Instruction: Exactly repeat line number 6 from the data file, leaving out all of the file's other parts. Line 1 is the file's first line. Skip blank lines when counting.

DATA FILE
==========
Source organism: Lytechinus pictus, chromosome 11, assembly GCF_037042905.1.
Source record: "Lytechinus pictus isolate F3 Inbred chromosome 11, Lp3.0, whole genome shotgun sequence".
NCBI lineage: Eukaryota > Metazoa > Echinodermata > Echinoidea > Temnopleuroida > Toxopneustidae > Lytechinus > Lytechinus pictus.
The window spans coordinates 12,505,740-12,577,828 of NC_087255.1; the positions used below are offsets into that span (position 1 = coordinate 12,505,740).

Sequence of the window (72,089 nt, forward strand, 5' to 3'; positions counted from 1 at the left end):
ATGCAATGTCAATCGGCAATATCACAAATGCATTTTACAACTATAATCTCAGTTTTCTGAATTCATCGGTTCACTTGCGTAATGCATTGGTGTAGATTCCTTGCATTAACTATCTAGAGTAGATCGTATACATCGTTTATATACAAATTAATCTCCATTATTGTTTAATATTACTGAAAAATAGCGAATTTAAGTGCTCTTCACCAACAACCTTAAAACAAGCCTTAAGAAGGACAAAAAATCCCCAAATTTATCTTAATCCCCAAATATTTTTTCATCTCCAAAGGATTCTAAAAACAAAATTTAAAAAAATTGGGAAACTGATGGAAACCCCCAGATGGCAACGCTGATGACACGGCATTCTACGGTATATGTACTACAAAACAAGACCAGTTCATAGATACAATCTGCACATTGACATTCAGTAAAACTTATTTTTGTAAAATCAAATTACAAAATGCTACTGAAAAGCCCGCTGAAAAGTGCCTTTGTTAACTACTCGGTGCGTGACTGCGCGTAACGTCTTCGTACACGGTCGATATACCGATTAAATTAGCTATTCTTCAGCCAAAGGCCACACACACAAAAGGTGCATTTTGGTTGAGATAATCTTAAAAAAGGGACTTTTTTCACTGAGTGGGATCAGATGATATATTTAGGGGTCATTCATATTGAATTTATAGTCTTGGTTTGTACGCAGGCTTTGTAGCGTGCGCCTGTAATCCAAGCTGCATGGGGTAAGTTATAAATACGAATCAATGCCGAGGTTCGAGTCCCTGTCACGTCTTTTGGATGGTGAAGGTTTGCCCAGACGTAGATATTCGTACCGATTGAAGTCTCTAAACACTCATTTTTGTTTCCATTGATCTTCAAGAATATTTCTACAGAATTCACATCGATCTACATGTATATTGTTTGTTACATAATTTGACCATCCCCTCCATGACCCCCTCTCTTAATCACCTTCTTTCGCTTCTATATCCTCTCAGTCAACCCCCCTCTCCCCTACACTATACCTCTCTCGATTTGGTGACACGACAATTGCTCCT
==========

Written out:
ATGCAATGTCAATCGGCAATATCACAAATGCATTTTACAACTATAATCTCAGTTTTCTGAATTCATCGGTTCACTTGCGTAATGCATTGGTGTAGATTCCTTGCATTAACTATCTAGAGTAGATCGTATACATCGTTTATATACAAATTAATCTCCATTATTGTTTAATATTACTGAAAAATAGCGAATTTAAGTGCTCTTCACCAACAACCTTAAAACAAGCCTTAAGAAGGACAAAAAATCCCCAAATTTATCTTAATCCCCAAATATTTTTTCATCTCCAAAGGATTCTAAAAACAAAATTTAAAAAAATTGGGAAACTGATGGAAACCCCCAGATGGCAACGCTGATGACACGGCATTCTACGGTATATGTACTACAAAACAAGACCAGTTCATAGATACAATCTGCACATTGACATTCAGTAAAACTTATTTTTGTAAAATCAAATTACAAAATGCTACTGAAAAGCCCGCTGAAAAGTGCCTTTGTTAACTACTCGGTGCGTGACTGCGCGTAACGTCTTCGTACACGGTCGATATACCGATTAAATTAGCTATTCTTCAGCCAAAGGCCACACACACAAAAGGTGCATTTTGGTTGAGATAATCTTAAAAAAGGGACTTTTTTCACTGAGTGGGATCAGATGATATATTTAGGGGTCATTCATATTGAATTTATAGTCTTGGTTTGTACGCAGGCTTTGTAGCGTGCGCCTGTAATCCAAGCTGCATGGGGTAAGTTATAAATACGAATCAATGCCGAGGTTCGAGTCCCTGTCACGTCTTTTGGATGGTGAAGGTTTGCCCAGACGTAGATATTCGTACCGATTGAAGTCTCTAAACACTCATTTTTGTTTCCATTGATCTTCAAGAATATTTCTACAGAATTCACATCGATCTACATGTATATTGTTTGTTACATAATTTGACCATCCCCTCCATGACCCCCTCTCTTAATCACCTTCTTTCGCTTCTATATCCTCTCAGTCAACCCCCCTCTCCCCTACACTATACCTCTCTCGATTTGGTGACACGACAATTGCTCCT